Blow by Blow
By Lawrence Garcia

The Whistlers
Dir. Corneliu Porumboiu, Romania/France/Germany, Magnolia Pictures

The filmography of Romanian director Corneliu Porumboiu may well be defined by three points of interest: bureaucracy, language, and football. His 2009 film Police, Adjective—a largely uneventful, and thus likely accurate portrayal of procedural police work—existed at the locus of all three, and from its title alone drew parallels between codified state laws and rules of grammar/speech in the context of a post-Ceaușescu Romania. (Football talk occupies a brief, complementary aside.) A drily humorous, conceptually dense piece of work, it remains, even now, the baseline against which his later films can most appropriately be measured.

The Whistlers, Porumboiu’s sixth feature, finds the director returning to both the realm of police work and, after a fashion, the subject of language. Vlad Ivanov stars as Cristi, a laconic, middle-aged Bucharest police officer introduced ferrying his way to one of the Canary Islands. No mere vacationer, he is there to learn El Silbo Gomera, the whistling language of the Guanches, the tribe native to the region. He has been instructed to do so by a Spanish mob boss named Paco (Agustí Villaronga), the idea being that it can be used to bypass modern surveillance technology, as well as basic comprehension. (“If the police hear the language, they will think the birds are singing,” explains one of his handlers.) Back in Romania, where he is enmeshed in a web of conflicting allegiances, Cristi is to use the ancient language to help extricate a criminal contact from police custody.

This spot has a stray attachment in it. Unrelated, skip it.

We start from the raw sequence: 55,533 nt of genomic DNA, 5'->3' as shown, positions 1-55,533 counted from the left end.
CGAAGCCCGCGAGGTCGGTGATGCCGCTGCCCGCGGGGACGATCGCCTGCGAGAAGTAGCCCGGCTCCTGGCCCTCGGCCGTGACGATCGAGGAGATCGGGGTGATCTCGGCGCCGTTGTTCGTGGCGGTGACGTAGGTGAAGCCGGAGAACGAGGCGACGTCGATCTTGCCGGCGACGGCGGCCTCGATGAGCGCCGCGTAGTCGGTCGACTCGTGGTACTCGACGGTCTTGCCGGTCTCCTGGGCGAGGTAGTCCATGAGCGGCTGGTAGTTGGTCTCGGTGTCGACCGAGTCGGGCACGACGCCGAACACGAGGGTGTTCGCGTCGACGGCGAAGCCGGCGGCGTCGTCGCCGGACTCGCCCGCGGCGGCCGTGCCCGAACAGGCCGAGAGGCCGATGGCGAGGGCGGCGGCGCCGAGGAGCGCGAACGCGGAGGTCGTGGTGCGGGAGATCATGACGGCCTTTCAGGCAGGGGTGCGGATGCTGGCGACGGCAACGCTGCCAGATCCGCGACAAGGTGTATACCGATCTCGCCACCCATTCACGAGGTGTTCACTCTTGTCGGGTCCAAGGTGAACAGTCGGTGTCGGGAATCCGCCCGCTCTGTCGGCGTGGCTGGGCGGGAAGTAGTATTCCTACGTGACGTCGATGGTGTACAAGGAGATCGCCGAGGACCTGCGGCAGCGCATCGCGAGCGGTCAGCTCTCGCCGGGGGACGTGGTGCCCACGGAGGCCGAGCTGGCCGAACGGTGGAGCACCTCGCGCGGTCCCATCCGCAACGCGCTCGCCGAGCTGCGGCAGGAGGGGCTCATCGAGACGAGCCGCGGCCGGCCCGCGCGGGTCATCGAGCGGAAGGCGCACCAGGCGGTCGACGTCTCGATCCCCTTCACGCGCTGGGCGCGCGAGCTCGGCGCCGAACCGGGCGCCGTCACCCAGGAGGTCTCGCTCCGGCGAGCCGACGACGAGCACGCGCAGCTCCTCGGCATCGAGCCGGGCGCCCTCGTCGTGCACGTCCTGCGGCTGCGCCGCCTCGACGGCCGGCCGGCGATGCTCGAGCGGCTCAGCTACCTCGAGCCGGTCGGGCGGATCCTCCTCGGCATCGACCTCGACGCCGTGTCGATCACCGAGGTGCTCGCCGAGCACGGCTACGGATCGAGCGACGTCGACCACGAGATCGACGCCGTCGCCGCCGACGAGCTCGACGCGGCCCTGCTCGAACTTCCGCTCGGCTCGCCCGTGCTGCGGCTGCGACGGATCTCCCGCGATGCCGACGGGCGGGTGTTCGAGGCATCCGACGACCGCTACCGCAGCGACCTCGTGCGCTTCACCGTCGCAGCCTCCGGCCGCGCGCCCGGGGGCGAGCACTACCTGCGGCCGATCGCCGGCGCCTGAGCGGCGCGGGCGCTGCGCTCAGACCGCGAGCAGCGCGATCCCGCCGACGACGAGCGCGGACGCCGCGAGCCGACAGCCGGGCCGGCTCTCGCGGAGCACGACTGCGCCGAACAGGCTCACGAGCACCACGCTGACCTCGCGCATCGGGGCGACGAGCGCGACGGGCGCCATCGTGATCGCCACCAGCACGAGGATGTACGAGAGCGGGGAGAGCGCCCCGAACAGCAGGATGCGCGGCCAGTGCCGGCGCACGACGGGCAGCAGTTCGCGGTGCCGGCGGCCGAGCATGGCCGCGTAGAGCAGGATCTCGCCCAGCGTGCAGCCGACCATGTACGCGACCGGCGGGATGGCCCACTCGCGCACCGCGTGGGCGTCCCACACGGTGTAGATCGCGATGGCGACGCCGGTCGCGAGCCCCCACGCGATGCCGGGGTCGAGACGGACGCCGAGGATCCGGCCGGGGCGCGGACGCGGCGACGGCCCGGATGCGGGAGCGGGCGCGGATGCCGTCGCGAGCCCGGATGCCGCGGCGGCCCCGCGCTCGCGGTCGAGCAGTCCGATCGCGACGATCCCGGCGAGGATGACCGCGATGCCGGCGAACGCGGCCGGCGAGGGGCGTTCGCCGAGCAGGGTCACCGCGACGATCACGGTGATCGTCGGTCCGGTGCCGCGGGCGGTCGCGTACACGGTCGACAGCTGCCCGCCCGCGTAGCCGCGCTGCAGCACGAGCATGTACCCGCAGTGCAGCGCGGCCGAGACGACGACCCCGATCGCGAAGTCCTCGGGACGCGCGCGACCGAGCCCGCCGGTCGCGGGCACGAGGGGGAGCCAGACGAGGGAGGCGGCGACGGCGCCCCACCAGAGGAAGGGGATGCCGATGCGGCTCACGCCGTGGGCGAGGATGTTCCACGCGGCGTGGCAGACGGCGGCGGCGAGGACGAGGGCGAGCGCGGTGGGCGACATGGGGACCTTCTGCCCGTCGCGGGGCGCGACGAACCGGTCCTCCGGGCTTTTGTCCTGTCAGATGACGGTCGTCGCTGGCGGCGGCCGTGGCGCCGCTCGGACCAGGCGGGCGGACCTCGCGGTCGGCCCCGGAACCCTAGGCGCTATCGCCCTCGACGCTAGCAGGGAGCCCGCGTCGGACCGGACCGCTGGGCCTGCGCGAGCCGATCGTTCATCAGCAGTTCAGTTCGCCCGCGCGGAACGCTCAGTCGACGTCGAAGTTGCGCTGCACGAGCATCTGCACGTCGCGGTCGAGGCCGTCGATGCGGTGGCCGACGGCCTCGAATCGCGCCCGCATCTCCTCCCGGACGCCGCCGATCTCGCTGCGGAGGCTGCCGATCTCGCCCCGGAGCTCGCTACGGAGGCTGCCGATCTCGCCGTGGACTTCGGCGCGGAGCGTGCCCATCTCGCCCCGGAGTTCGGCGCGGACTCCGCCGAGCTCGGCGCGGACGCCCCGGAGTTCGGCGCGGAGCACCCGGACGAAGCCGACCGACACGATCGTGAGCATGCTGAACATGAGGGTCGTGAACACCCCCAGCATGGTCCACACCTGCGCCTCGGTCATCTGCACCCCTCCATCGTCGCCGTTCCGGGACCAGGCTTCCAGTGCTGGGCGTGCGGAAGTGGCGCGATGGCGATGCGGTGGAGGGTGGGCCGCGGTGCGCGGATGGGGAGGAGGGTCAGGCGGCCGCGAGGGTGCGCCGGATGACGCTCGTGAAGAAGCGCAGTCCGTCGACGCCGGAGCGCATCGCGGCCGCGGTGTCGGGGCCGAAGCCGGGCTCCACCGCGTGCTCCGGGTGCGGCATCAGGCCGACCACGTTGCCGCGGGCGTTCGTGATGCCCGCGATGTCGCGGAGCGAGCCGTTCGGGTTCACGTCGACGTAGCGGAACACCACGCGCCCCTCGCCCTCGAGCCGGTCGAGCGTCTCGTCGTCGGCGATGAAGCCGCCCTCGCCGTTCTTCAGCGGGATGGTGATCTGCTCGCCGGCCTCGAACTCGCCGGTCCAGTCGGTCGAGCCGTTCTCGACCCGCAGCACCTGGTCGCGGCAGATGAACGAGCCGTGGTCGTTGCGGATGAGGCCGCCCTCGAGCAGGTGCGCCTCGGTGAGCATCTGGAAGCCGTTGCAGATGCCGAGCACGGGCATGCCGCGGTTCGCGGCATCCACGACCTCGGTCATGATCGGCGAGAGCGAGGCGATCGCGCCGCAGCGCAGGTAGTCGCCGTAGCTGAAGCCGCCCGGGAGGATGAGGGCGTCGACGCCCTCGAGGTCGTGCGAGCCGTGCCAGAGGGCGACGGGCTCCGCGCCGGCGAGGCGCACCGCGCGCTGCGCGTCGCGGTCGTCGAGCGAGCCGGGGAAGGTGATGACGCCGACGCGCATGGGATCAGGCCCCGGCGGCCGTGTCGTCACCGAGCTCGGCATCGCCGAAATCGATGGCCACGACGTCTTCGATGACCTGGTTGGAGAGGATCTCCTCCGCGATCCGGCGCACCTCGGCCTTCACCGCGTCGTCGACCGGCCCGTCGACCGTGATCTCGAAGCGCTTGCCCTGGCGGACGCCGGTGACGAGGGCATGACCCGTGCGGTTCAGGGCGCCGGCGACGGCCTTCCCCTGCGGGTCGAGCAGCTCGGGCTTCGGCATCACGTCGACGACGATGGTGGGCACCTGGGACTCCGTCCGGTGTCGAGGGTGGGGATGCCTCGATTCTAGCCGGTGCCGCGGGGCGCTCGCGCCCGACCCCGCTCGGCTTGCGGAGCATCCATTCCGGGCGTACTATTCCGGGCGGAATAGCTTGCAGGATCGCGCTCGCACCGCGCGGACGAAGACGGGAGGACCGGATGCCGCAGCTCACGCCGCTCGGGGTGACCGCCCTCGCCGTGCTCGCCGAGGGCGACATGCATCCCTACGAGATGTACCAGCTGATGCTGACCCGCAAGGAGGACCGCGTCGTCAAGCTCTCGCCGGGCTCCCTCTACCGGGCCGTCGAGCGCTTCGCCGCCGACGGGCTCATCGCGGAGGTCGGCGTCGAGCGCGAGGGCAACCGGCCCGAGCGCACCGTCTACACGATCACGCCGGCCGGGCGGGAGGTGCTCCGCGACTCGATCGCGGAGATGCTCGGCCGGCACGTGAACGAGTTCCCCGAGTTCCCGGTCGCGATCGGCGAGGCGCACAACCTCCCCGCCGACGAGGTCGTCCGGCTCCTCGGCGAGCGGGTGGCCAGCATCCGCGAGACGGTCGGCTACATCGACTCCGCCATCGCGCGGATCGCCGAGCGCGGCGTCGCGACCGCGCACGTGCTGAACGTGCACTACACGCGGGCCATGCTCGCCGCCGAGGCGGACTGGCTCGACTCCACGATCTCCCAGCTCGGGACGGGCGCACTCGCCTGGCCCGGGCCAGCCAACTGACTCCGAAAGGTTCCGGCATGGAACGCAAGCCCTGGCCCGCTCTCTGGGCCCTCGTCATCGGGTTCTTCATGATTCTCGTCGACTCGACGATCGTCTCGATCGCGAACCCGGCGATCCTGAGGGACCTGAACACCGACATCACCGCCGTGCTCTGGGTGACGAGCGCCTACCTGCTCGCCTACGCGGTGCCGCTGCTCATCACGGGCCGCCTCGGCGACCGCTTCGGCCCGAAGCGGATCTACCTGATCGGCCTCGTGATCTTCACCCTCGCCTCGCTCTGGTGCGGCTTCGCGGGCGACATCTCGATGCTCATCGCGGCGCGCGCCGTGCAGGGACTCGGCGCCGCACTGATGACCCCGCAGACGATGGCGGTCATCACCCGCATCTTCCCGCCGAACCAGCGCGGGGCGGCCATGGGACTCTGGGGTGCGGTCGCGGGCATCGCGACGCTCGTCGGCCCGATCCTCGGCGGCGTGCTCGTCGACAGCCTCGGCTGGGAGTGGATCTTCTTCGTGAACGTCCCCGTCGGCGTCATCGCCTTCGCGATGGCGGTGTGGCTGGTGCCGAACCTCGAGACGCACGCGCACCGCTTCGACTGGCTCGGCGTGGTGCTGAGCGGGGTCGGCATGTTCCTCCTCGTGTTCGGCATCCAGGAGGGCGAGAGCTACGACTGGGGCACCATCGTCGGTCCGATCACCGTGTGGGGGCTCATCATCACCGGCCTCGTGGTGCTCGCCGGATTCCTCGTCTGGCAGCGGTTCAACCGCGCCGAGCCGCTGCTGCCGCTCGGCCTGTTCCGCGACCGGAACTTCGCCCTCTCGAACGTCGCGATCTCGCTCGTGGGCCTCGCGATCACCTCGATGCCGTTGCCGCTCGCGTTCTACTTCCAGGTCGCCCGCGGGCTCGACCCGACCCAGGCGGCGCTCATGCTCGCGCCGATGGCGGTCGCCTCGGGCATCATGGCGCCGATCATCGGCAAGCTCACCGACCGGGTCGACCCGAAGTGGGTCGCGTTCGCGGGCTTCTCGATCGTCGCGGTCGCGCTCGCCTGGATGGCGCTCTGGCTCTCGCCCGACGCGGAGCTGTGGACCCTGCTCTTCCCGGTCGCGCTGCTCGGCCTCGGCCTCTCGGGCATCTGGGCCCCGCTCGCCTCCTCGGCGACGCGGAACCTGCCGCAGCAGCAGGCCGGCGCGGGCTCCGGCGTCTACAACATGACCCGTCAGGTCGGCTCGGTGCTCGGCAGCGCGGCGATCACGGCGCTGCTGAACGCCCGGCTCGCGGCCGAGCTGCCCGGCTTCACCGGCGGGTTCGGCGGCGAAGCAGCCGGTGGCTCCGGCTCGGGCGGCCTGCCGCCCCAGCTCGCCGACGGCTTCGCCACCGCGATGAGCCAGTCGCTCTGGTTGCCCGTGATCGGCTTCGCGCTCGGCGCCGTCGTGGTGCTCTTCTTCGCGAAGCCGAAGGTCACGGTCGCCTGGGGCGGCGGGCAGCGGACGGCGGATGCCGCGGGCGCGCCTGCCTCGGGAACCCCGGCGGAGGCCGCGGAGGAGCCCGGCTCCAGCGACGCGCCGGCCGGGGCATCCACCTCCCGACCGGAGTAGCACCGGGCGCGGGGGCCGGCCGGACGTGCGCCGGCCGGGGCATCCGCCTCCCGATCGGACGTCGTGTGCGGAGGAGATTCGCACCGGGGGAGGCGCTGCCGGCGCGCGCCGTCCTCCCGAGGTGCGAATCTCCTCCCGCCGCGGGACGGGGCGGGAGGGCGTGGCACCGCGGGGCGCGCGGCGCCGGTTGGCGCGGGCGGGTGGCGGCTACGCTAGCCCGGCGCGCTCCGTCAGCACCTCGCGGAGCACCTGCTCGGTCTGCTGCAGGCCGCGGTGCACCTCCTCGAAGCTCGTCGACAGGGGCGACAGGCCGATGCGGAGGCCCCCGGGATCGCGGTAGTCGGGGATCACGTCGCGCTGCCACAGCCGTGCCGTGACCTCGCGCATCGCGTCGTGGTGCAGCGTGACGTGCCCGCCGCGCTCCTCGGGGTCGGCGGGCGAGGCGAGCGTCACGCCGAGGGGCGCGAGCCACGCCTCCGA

The basic premise trades in the kind of casual absurdism that’s by now expected of Porumboiu. More surprising is the fact that The Whistlers plays much like a standard policier—a relatively by-the-book offering from a director who has distinguished himself by a willingness to throw out the manual. Eschewing the deliberate, duration-based tedium of Police, Adjective, Porumboiu here offers all the genre pleasures that even the most casual moviegoer might expect: a climactic shootout, double- and triple-crosses aplenty, and not one but two femmes fatale (one of them knowingly named Gilda). If his previous films were marked by their divergences from convention, The Whistlers shocks in its ostensible conformity—or that’s the idea, at least.